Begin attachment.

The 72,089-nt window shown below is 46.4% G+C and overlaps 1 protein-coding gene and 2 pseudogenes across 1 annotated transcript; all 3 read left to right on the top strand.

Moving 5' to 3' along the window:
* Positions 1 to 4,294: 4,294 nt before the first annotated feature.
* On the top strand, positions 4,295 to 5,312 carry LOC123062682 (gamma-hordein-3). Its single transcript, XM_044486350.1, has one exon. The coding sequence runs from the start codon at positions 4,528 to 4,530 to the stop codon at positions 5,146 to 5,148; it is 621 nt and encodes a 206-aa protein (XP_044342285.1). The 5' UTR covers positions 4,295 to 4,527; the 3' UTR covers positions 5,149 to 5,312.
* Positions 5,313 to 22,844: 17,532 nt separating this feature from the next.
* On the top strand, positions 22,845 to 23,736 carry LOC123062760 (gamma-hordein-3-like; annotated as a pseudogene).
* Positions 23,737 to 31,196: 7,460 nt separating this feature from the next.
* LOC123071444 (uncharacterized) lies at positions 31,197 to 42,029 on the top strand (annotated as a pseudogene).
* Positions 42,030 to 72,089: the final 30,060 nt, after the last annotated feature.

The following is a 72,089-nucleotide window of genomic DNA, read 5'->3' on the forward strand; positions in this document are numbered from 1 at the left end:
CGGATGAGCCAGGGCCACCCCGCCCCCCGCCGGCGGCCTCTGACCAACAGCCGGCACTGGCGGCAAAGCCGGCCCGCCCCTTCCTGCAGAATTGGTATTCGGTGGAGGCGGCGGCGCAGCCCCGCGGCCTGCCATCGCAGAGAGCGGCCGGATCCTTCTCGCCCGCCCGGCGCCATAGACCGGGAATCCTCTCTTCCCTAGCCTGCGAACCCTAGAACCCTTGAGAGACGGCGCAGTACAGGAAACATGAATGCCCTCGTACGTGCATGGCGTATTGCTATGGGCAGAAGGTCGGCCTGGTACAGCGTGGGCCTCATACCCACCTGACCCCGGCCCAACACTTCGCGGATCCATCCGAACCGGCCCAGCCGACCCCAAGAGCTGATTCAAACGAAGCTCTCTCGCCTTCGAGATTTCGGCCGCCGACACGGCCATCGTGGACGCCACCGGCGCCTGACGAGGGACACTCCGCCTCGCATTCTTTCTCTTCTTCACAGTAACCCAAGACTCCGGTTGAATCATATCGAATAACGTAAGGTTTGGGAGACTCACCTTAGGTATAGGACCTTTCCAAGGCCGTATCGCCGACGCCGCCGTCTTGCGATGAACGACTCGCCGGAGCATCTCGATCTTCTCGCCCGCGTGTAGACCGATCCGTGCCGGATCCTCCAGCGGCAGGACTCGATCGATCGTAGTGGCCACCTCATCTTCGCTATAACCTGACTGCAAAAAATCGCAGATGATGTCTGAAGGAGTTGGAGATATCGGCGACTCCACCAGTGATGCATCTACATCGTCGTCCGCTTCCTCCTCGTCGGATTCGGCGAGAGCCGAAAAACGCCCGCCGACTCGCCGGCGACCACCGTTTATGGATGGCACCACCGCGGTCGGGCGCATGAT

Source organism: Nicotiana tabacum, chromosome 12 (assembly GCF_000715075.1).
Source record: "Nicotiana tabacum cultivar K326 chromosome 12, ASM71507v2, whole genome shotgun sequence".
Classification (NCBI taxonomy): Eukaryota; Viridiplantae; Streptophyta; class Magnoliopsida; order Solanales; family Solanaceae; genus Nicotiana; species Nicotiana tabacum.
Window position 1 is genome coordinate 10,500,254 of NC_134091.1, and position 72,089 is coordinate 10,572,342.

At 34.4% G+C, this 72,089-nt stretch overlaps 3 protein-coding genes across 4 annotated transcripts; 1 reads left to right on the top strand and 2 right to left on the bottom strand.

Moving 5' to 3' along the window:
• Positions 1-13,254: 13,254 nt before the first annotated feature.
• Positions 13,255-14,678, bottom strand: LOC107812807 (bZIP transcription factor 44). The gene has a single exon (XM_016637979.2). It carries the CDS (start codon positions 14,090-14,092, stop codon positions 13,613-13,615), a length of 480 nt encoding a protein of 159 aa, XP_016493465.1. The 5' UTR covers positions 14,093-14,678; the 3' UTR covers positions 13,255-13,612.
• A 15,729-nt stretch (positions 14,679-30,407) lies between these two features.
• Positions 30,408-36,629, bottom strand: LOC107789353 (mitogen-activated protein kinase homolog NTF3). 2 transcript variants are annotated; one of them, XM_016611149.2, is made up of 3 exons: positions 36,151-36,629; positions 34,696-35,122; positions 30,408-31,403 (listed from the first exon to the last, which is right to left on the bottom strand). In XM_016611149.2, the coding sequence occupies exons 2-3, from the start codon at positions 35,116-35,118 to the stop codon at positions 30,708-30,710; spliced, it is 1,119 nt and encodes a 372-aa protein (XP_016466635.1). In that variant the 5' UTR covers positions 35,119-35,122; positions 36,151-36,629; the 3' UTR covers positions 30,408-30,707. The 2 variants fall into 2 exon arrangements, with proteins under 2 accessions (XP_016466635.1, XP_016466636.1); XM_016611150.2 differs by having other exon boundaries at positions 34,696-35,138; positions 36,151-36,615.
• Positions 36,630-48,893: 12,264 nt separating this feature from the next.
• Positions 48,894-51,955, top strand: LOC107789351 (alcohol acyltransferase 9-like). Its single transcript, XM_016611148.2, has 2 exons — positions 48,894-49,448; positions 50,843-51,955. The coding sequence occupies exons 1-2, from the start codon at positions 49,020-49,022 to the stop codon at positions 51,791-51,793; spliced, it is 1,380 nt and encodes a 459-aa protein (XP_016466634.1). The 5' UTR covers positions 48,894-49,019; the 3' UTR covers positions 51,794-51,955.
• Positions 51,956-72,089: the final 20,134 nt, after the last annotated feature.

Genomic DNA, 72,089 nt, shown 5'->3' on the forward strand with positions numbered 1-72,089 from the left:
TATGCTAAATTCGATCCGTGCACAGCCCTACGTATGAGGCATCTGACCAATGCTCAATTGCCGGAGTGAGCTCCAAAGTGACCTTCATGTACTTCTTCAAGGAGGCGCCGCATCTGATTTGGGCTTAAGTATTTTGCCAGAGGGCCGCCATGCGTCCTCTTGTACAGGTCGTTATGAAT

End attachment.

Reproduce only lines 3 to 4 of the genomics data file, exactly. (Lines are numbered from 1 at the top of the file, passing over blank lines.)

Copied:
* Positions 1 to 4,294: 4,294 nt before the first annotated feature.
* On the top strand, positions 4,295 to 5,312 carry LOC123062682 (gamma-hordein-3). Its single transcript, XM_044486350.1, has one exon. The coding sequence runs from the start codon at positions 4,528 to 4,530 to the stop codon at positions 5,146 to 5,148; it is 621 nt and encodes a 206-aa protein (XP_044342285.1). The 5' UTR covers positions 4,295 to 4,527; the 3' UTR covers positions 5,149 to 5,312.